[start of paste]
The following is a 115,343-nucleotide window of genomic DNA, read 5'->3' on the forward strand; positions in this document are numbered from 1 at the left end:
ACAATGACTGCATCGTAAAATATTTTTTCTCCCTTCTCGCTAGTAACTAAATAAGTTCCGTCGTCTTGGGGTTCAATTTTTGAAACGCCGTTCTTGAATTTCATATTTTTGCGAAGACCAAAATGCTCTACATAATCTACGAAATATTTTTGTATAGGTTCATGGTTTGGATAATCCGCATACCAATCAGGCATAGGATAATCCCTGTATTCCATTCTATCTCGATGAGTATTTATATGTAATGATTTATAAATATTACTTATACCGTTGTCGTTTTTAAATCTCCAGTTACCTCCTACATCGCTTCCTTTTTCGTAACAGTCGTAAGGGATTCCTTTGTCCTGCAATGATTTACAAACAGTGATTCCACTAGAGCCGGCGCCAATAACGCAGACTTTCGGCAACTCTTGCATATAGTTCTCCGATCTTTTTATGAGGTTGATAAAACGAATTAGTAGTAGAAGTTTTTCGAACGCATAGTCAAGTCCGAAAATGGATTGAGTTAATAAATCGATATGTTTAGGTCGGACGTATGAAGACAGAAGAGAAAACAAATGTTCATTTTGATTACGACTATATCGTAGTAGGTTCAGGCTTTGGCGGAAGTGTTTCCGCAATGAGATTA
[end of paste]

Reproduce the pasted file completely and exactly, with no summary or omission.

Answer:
The following is a 115,343-nucleotide window of genomic DNA, read 5'->3' on the forward strand; positions in this document are numbered from 1 at the left end:
ACAATGACTGCATCGTAAAATATTTTTTCTCCCTTCTCGCTAGTAACTAAATAAGTTCCGTCGTCTTGGGGTTCAATTTTTGAAACGCCGTTCTTGAATTTCATATTTTTGCGAAGACCAAAATGCTCTACATAATCTACGAAATATTTTTGTATAGGTTCATGGTTTGGATAATCCGCATACCAATCAGGCATAGGATAATCCCTGTATTCCATTCTATCTCGATGAGTATTTATATGTAATGATTTATAAATATTACTTATACCGTTGTCGTTTTTAAATCTCCAGTTACCTCCTACATCGCTTCCTTTTTCGTAACAGTCGTAAGGGATTCCTTTGTCCTGCAATGATTTACAAACAGTGATTCCACTAGAGCCGGCGCCAATAACGCAGACTTTCGGCAACTCTTGCATATAGTTCTCCGATCTTTTTATGAGGTTGATAAAACGAATTAGTAGTAGAAGTTTTTCGAACGCATAGTCAAGTCCGAAAATGGATTGAGTTAATAAATCGATATGTTTAGGTCGGACGTATGAAGACAGAAGAGAAAACAAATGTTCATTTTGATTACGACTATATCGTAGTAGGTTCAGGCTTTGGCGGAAGTGTTTCCGCAATGAGATTA